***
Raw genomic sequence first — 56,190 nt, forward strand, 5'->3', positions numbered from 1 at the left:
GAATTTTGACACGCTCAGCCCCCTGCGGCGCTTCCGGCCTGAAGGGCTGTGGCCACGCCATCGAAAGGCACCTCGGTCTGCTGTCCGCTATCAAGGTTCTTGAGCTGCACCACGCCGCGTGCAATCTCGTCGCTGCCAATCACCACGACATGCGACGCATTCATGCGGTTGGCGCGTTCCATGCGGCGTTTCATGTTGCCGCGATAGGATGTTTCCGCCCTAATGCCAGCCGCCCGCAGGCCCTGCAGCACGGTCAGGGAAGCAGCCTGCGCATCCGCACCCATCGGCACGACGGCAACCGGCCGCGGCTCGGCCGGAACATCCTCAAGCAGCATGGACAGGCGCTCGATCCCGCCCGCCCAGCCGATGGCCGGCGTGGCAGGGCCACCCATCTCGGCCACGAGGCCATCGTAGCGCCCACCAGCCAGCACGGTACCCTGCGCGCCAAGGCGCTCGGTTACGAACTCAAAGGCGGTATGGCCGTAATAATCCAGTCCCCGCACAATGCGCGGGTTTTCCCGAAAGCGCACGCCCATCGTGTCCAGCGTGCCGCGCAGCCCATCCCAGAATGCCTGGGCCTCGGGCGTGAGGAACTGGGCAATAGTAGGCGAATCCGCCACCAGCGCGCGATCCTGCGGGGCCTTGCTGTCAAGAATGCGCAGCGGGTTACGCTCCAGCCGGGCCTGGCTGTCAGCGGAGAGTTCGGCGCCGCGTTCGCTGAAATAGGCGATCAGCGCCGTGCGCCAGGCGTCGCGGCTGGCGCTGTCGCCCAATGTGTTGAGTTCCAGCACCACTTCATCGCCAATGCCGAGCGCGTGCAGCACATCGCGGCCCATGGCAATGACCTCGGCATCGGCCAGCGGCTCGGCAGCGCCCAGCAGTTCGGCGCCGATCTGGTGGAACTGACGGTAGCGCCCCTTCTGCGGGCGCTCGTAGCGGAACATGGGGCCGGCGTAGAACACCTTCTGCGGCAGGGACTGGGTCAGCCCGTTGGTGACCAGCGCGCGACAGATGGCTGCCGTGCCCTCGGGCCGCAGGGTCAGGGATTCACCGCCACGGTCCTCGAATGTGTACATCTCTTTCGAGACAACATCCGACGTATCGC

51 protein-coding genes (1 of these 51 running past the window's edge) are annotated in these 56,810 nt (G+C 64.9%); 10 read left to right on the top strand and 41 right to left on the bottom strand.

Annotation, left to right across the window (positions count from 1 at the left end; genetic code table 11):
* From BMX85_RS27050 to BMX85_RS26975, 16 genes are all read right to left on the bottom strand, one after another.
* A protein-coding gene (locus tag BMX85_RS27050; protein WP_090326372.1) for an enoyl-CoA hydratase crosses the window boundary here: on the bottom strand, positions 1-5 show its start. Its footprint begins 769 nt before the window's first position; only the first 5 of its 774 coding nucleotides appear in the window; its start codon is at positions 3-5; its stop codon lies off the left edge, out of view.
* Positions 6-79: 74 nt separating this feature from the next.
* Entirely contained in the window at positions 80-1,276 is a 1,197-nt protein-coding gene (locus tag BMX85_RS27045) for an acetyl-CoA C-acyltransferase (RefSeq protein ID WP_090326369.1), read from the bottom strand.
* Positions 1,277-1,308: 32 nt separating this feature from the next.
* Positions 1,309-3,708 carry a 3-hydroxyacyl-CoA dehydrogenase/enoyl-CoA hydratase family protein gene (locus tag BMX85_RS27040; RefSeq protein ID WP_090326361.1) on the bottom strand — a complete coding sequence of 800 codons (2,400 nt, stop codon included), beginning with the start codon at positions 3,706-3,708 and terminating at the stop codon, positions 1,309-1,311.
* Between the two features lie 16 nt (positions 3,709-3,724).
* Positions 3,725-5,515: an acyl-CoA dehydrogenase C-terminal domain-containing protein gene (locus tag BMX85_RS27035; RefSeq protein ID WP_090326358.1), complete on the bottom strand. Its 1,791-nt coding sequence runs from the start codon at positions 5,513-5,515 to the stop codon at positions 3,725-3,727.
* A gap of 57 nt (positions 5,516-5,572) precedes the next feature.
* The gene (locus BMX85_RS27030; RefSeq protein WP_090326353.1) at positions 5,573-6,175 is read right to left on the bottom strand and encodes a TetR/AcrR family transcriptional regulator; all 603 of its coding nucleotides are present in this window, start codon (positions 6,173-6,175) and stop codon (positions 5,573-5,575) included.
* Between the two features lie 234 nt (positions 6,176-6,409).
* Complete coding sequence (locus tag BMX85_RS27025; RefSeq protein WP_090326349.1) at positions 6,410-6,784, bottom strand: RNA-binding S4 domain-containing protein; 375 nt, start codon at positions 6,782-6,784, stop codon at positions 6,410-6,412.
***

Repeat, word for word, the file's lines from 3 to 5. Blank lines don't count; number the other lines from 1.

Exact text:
51 protein-coding genes (1 of these 51 running past the window's edge) are annotated in these 56,810 nt (G+C 64.9%); 10 read left to right on the top strand and 41 right to left on the bottom strand.

Annotation, left to right across the window (positions count from 1 at the left end; genetic code table 11):
* From BMX85_RS27050 to BMX85_RS26975, 16 genes are all read right to left on the bottom strand, one after another.